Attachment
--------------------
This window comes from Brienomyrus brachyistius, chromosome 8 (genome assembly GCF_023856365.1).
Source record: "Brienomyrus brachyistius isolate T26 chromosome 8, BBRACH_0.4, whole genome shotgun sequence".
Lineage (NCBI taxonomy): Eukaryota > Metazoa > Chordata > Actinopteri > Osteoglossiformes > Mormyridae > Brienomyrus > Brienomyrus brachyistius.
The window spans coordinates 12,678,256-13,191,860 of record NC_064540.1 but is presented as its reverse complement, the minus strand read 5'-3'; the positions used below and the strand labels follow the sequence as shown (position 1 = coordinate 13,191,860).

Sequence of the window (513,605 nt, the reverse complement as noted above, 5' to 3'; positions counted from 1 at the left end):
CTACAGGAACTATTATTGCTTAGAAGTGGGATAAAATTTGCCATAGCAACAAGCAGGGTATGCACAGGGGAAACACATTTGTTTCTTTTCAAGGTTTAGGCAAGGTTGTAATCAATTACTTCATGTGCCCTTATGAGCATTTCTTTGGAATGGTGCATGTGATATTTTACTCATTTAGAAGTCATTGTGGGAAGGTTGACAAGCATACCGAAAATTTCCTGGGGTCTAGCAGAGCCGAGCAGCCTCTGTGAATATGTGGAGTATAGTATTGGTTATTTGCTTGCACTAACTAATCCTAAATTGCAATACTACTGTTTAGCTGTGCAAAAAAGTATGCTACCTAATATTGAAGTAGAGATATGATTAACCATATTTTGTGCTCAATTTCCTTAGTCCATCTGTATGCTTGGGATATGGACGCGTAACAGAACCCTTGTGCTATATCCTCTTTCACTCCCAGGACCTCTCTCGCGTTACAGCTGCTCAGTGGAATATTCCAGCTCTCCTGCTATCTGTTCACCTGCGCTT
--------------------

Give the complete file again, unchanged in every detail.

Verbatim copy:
This window comes from Brienomyrus brachyistius, chromosome 8 (genome assembly GCF_023856365.1).
Source record: "Brienomyrus brachyistius isolate T26 chromosome 8, BBRACH_0.4, whole genome shotgun sequence".
Lineage (NCBI taxonomy): Eukaryota > Metazoa > Chordata > Actinopteri > Osteoglossiformes > Mormyridae > Brienomyrus > Brienomyrus brachyistius.
The window spans coordinates 12,678,256-13,191,860 of record NC_064540.1 but is presented as its reverse complement, the minus strand read 5'-3'; the positions used below and the strand labels follow the sequence as shown (position 1 = coordinate 13,191,860).

Sequence of the window (513,605 nt, the reverse complement as noted above, 5' to 3'; positions counted from 1 at the left end):
CTACAGGAACTATTATTGCTTAGAAGTGGGATAAAATTTGCCATAGCAACAAGCAGGGTATGCACAGGGGAAACACATTTGTTTCTTTTCAAGGTTTAGGCAAGGTTGTAATCAATTACTTCATGTGCCCTTATGAGCATTTCTTTGGAATGGTGCATGTGATATTTTACTCATTTAGAAGTCATTGTGGGAAGGTTGACAAGCATACCGAAAATTTCCTGGGGTCTAGCAGAGCCGAGCAGCCTCTGTGAATATGTGGAGTATAGTATTGGTTATTTGCTTGCACTAACTAATCCTAAATTGCAATACTACTGTTTAGCTGTGCAAAAAAGTATGCTACCTAATATTGAAGTAGAGATATGATTAACCATATTTTGTGCTCAATTTCCTTAGTCCATCTGTATGCTTGGGATATGGACGCGTAACAGAACCCTTGTGCTATATCCTCTTTCACTCCCAGGACCTCTCTCGCGTTACAGCTGCTCAGTGGAATATTCCAGCTCTCCTGCTATCTGTTCACCTGCGCTT